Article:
In the last 18 months, Sayan Halder has won a fully-paid trip to Bangkok, three iPads, three iPhones, one Nokia Lumia, five iPod Nanos, shopping vouchers worth close to Rs 20,000, one Xbox 360 and tons of other paraphernalia.
The 27-year-old social media executive from Kolkata spends over nine hours online every day – hunting for contests, checking notifications as he drinks his morning coffee and often delaying lunch till evening just so he doesn’t miss a contest deadline. Deepak Agarwal, a 29-year-old operations manager at Altisource in Bangalore, won a trip to Paris, has enjoyed fully-paid holidays in Sri Lanka, Goa, Chennai and Delhi, won a Maruti Alto, a digital TV and an LG Optimus VU cellphone, all in the last six months!
Taklooman: Of course, that’s only his nickname. He prefers Twitter contests with wacky hashtags. He’s won 30 contests in eight months, the biggest of them was a free trip to London during the India-England series
Welcome to the world of contest junkies — hardcore enthusiasts who jump from one contest to the other, liking a page here, retweeting a quote there, submitting the right answer elsewhere, and almost always coming away with a prize. They’re not actually competitive types, they’re not even naturally lucky. But in a world where every brand wants to promote itself by giving away something for free, they know just how to play the system. They know which contests to spend time on and who puts up the coolest prizes. One Mumbai sales professional, who prefers to go by the name Taklooman, only participates in Twitter contests that feature wacky hashtags.
Taklooman has won some 30 contests in the last eight months, the biggest of them being an all-expenses-paid trip to London offered by an airline during the India-England series. The contest required people to mention what they were willing to do to win. “I said I’d stand in the centre of the stadium and print the company’s tattoo on the back of my head.” Taklooman says he prefers competitions that are a test of creativity. “The trick is to be original,” he says. Contest? No contest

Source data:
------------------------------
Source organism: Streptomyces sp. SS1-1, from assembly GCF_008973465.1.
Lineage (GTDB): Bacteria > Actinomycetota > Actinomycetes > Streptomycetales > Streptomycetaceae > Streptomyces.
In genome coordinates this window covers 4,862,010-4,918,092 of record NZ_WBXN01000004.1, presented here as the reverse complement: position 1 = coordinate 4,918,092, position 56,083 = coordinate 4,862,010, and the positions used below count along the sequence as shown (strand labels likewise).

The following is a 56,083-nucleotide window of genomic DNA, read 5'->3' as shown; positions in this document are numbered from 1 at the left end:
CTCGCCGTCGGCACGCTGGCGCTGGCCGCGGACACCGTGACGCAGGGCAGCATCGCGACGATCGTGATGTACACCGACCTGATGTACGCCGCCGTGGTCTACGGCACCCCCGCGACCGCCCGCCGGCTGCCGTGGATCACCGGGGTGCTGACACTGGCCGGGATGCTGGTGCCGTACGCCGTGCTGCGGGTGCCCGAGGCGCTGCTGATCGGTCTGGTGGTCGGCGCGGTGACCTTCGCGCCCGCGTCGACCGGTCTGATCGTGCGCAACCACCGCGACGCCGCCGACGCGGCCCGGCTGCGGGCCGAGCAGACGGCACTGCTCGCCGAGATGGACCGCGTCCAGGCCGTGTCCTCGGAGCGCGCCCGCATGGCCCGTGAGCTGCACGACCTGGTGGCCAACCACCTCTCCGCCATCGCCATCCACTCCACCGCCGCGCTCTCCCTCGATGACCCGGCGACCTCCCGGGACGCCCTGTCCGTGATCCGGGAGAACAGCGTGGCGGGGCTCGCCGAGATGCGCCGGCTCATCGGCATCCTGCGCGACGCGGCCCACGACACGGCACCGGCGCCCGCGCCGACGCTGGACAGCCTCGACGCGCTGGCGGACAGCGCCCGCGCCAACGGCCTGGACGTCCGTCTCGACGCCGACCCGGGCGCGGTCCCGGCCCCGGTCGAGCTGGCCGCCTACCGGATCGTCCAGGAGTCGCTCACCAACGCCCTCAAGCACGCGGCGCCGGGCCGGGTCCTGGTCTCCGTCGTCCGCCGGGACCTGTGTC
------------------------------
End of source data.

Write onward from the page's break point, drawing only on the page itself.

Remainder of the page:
Being original is really the name of the game. Most people who win big aren’t really lucky; they’re just plain smart. “If you wait to get lucky, you’ll only end up with a few small show pieces,” says Shaleen Somani, an electronics and telecommunications engineer from Jaipur, who’s won cameras, phones, tablets and numerous vouchers over two and a half years. “It is hours of active participation that help you win, and once you start, it’s impossible to stop,” he says. Somani’s tricks include “creating a number of IDs on each of my family members’ names.” Halder admits to having up to 15 online identities that win him stuff through Facebook, Twitter and other websites.
It’s all part of the game, says Sanjay Mehta, a joint-CEO at Social Wavelength, a social media marketing agency. “The main objective of a brand is to get a good number of followers among their target audience and the contest is just a means to that end,” he says.
Suvajeet Dattagupta: This 26-year-old IITian won Adobe Photoshop software worth Rs 68,000. He doesn’t mind spending an hour online. He once tweeted a live event with a hashtag over 148 times in seven hours